Check Your Corn: Spider Mites Can Thrive in Drought Conditions

02:35PM Aug 12, 2020
Missouri drought 2018
( Tyne Morgan )

Often undetected by the naked eye, spider mites take advantage of crop stress and weakness for their own gain. These piercing, sucking pests look to severely damage your crop leaves while satisfying their own appetites.

 If you start to notice more stress in your plants, especially corn, check for spider mites with a magnifying glass. If left unchecked, they can kill leaves and reduce photosynthetic capabilities of plants.

Scout

Typically, spider mites hang out in the Central Plains, where it’s nice and dry. Many farmers in that area can use irrigation to stave off the injuries longer, but no matter what it’s important to scout and treat when you reach threshold.

“The key thing is to be aware of host areas,” says Brian Battles, UPL territory sales manager. “Fields that had wheat, if you’re near conservation reserve program areas and fields with tall grass in ditches are at higher risk for spider mites.”

Factors that elevate risk of spider mite, according to Battles and University of Nebraska Extension:

  • Longer periods of dry, hot weather favor mite infestations.
  • Drought that causes stress in crops increases susceptibility.
  • Wheat, cover crops and other host fields nearby provide overwintering habitat.

Check the leaves for yellow to whiteish spots. If present, check the underside of leaves for webbing, eggs or the presence of mites. Female mites typically only reach 0.016 of one inch, so bring a magnifying glass or tool to help look for them.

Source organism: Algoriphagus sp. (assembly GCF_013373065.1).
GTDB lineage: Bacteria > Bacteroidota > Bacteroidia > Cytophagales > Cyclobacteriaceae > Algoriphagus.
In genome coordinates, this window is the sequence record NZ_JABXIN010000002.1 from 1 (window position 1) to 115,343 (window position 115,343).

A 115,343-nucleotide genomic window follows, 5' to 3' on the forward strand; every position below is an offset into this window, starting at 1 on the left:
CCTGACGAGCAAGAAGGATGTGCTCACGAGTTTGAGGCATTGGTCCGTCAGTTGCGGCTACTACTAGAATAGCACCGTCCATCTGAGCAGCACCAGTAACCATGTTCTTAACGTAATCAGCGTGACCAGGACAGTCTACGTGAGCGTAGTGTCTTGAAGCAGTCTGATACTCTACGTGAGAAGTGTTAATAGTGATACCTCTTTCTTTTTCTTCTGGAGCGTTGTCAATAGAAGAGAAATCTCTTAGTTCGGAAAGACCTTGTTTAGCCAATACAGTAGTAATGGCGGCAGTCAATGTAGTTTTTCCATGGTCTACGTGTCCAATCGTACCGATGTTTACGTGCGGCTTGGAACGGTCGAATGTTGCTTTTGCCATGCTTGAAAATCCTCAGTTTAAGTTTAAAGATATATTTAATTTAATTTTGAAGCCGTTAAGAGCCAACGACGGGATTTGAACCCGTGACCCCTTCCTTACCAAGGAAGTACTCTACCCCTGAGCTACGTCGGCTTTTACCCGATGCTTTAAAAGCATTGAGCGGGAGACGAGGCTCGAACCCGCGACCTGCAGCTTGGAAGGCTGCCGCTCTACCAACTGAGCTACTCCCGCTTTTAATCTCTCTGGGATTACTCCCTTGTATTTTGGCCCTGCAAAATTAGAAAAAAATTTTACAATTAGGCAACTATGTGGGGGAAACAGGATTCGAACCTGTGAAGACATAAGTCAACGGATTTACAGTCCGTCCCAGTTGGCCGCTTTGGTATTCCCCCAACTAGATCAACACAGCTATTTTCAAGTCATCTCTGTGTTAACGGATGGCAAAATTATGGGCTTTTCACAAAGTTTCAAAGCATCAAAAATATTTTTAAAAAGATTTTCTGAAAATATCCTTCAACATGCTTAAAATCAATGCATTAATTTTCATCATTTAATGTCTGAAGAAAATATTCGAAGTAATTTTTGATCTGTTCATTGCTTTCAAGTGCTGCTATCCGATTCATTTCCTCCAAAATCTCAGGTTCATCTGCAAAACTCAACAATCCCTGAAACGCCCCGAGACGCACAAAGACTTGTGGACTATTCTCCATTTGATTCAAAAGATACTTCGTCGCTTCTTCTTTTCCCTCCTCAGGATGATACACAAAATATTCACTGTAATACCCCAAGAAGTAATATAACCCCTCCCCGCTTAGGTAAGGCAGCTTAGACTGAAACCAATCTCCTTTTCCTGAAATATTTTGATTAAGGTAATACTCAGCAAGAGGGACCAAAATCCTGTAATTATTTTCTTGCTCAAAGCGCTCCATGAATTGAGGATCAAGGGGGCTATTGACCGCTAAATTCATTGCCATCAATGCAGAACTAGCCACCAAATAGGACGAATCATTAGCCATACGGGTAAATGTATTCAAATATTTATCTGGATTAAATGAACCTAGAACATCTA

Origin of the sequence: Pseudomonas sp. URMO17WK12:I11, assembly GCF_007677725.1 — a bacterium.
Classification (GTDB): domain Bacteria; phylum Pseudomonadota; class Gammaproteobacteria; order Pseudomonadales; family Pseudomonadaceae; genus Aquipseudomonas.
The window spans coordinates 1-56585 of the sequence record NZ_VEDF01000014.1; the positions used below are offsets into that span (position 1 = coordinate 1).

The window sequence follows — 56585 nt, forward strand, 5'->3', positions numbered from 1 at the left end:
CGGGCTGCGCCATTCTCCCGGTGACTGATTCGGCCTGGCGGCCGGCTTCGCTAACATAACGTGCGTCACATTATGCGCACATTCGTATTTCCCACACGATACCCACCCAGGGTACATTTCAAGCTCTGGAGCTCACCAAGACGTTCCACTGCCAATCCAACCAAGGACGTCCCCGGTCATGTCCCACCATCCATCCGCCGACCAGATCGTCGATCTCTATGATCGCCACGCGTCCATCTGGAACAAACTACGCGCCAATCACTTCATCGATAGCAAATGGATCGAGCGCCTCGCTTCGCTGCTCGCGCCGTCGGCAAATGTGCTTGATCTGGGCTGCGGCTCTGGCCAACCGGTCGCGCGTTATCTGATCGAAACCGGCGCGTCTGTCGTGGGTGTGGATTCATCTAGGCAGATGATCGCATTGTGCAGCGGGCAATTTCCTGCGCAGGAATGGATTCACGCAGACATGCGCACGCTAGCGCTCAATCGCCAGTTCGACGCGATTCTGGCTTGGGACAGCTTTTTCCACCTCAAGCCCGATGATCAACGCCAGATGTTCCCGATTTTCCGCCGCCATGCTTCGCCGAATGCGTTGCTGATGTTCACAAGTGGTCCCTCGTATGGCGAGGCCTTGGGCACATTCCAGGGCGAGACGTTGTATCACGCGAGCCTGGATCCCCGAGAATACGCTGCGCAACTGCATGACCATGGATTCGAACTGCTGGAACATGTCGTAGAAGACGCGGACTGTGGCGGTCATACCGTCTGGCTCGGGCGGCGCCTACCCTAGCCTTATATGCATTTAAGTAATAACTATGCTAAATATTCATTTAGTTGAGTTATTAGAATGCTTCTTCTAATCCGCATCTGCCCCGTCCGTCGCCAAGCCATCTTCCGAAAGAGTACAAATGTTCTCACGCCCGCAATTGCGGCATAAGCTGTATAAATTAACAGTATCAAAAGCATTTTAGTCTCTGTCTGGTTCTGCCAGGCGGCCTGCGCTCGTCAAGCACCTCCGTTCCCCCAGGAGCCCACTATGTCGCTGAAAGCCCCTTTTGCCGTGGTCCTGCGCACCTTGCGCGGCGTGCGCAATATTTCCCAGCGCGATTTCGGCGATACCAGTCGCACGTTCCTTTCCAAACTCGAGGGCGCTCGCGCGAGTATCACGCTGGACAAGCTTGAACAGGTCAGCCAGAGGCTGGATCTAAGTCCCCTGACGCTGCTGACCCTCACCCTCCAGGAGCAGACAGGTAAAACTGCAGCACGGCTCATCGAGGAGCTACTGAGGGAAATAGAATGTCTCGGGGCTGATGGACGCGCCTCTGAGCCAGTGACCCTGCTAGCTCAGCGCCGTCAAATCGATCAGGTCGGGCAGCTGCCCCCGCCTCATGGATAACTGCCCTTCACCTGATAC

Spider mites cause the most damage in corn when they infect the ear leaves and above and can cause up to 60% yield loss in soybeans, according to research from the University of Nebraska Extension. Also watch for reduced quality in silage corn from mite feeding.

Treatment

If possible, it’s good to wait to treat crops until they are in the reproductive phases of growth, at a full rate of miticide. However, this year provided extra challenges as prolonged drought conditions pushed some farmers to treat once earlier in the season, and a second time later in the season.

If you have to do a second treatment, your application rates can be affected, if you choose to use the same chemical. Whether you use the same chemical, or try a different one, do research to make sure your treatment is worthwhile and effective.

“I’m not a big fan of split applications, most consultants aren’t,” Battles says. “Growers and consultants both prefer the single, full-rate application of 54 ounces [of COMITE II] rather than split applications. You can get four weeks of control of mites in all stages from that.”

If you have early infestation, he suggests keeping track of populations in your fields. The longer you can keep damage below the ear leaf, the longer you can hold off on application to hopefully hit better timing.


What other pests are waiting in the wings?

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